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Old 11-12-2019, 11:18 AM   #1
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Furnace / inverter problems

I love electrical mysteries - NOT. I'm hoping some of you can lead me out of the dark on this one.

3 weeks ago, it got cold and I set my thermostat for furnace (duo therm 5 button - surburban 42,000 BTU). The furnace did not come on, not even the fan. I fooled with the thermostat a little without success. I left the thermostat set on furnace and 70. Three days later, it started working.

The furnace worked as normal the rest of the week. Then we packed up and went home. The next week, we were on the road again. The furnace worked all week in the new campground. When I packed up to go home after this week, I started the generator to power the coach, thinking that we would need the furnace on the way home. The furnace did not work on trip.

I also noticed that the tank monitoring board wasn't working. When I got home, I checked all the breakers and the DC fuses. All were good. When I reset the inverter (Freedom 458), the tank monitoring board started working again. When I turned on the thermostat / furnace, the board quit working and the furnace didn't come on. I tried this on shore power and on the generator with the same results. Durn! This is confusing. One other note, the water pump works when the monitor board is not working.

I'm thinking I need a nap and a visit to my psychiatrist before I start working on this again. Youse guys got any ideas?
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Old 11-12-2019, 11:48 AM   #2
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Andy,


A lot of "crossover thinking" about what works on 12 VDC and what works on 120 VAC.


The furnace is 100% 12 VDC. While driving, your alternator supplies the batteries, so absolutely no need to run the generator.


I would start by cleaning and tightening the connections at the house batteries.



After that check voltage at the batteries when the "no work" occurs.


Then check voltage at the appliance that is not working.



That under $20 digital voltmeter IS YOUR FRIEND.
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Old 11-12-2019, 05:33 PM   #3
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Andy,


A lot of "crossover thinking" about what works on 12 VDC and what works on 120 VAC.

The furnace is 100% 12 VDC. While driving, your alternator supplies the batteries, so absolutely no need to run the generator.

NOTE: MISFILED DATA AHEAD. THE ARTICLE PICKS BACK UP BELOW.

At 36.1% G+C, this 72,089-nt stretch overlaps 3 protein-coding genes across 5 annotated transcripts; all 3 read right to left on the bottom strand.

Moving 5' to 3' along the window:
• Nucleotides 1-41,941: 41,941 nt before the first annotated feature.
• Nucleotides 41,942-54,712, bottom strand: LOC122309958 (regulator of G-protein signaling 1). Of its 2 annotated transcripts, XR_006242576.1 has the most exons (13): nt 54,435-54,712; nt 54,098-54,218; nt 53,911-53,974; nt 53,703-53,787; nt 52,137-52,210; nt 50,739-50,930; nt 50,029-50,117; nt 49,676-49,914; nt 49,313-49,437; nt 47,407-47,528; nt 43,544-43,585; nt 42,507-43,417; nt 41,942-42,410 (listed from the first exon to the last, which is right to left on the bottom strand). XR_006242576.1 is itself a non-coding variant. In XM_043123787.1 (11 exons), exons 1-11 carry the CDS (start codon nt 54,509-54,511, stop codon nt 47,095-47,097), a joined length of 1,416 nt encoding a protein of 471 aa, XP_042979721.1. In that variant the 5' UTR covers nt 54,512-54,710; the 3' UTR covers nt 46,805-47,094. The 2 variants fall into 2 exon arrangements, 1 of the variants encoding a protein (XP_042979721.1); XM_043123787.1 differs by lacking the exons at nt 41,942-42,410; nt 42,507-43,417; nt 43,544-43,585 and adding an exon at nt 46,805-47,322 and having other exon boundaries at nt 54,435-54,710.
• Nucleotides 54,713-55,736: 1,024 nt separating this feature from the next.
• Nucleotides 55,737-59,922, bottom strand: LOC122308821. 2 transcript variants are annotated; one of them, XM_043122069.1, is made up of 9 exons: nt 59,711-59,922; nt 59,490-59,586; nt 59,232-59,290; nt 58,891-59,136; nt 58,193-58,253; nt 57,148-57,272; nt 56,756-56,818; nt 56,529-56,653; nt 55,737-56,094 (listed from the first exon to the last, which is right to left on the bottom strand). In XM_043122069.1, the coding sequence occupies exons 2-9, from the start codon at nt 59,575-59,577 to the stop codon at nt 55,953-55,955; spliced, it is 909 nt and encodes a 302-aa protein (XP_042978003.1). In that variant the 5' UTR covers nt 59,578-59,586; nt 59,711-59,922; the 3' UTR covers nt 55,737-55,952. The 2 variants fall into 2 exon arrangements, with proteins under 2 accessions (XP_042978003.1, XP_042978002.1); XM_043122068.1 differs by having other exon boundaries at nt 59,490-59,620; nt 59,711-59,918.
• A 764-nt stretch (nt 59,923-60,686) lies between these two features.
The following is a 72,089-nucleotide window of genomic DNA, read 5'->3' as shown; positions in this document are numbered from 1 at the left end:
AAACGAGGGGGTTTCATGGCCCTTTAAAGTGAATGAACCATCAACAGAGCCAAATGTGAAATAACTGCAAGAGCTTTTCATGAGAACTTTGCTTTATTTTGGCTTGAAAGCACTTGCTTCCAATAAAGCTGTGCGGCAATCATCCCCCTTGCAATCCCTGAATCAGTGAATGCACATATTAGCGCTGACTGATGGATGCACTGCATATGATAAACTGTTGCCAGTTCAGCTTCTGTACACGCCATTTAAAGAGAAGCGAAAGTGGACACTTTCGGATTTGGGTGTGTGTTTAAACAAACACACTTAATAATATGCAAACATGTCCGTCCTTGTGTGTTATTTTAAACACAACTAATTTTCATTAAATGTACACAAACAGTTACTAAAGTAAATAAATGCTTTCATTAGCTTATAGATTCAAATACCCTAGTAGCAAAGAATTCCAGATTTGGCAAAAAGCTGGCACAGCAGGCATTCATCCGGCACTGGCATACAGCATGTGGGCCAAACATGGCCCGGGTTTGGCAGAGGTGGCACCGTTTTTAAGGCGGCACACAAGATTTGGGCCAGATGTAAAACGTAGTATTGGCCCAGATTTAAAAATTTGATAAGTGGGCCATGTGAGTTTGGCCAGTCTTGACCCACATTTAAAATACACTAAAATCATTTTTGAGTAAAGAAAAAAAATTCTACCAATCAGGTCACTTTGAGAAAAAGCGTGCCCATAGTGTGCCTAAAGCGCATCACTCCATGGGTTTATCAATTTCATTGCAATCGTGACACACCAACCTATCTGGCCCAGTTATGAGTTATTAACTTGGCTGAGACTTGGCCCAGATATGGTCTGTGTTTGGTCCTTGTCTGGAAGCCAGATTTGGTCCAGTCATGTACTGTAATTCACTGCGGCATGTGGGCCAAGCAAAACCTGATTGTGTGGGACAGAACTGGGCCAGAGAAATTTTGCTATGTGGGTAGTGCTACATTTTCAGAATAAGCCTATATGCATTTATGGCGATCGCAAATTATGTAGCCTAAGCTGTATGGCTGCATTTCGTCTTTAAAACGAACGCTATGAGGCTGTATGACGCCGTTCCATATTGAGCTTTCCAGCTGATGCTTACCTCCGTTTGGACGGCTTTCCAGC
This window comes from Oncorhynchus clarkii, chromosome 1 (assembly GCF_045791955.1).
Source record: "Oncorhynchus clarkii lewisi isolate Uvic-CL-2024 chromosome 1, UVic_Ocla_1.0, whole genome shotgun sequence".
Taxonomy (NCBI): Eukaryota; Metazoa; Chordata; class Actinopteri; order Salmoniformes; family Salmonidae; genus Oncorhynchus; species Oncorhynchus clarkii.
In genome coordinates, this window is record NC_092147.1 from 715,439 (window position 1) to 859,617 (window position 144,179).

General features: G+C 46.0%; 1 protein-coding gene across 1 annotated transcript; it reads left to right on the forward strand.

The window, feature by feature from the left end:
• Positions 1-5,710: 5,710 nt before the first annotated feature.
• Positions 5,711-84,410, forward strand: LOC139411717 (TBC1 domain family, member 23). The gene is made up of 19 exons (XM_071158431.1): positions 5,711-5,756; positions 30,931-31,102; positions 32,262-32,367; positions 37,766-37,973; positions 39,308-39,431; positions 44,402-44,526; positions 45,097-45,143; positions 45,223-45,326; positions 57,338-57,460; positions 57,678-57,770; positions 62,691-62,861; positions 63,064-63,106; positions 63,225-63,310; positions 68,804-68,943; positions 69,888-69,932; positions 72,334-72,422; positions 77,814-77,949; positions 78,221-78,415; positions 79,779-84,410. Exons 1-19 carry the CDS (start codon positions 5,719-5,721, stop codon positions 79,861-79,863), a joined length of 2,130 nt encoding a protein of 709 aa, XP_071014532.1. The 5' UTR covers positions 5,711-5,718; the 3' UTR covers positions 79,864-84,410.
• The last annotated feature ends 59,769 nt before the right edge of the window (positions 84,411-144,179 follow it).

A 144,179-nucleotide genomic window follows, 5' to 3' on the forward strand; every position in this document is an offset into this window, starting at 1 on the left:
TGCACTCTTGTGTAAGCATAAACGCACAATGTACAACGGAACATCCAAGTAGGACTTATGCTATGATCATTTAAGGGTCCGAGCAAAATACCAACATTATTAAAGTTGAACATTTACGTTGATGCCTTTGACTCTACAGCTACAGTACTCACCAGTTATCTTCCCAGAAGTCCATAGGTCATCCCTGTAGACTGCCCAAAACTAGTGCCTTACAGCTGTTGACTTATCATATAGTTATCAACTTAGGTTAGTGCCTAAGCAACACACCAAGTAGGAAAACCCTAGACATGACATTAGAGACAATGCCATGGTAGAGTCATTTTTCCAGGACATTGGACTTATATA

I would start by cleaning and tightening the connections at the house batteries.

After that check voltage at the batteries when the "no work" occurs.

Then check voltage at the appliance that is not working.

That under $20 digital voltmeter IS YOUR FRIEND.
Thanks for the coaching. I've got one of those digital volt meters and I've used it some. I have already checked the batteries (but not load tested). Everything 12v and 110v works in the coach except the furnace. It's not real easy to check the furnace for 12v. The thermostat lights up. Unfortunately, the control module is hard to access.

The fan doesn't come on when I try to turn on the furnace. That would normally indicate issues with the thermostat or the control module. While testing the furnace on shore power and generator power, I noticed that the tank monitoring panel wasn't working either. Experimentation found that if I reset the in inverter, and the thermostat was off, the tank monitoring board would work. After the inverter reset, if I tried to turn on the furnace, the monitoring panel quit working. To my knowledge, the 2 components do not have anything in commen but the ground circuit. I went through the power panels tigtning neutrals and bonds. I tested the 12v fuse strip. I'm baffled. I guess I should troubleshoot the furnace until I get it working, and then see what the monitoring panel is doing. FWIW, even when the monitoring lights aren't working, the pump works. Also, the furnace is on one 12v fuse, the pump and monitoring panel are on a different 12v fuse.
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Old 11-14-2019, 11:50 AM   #4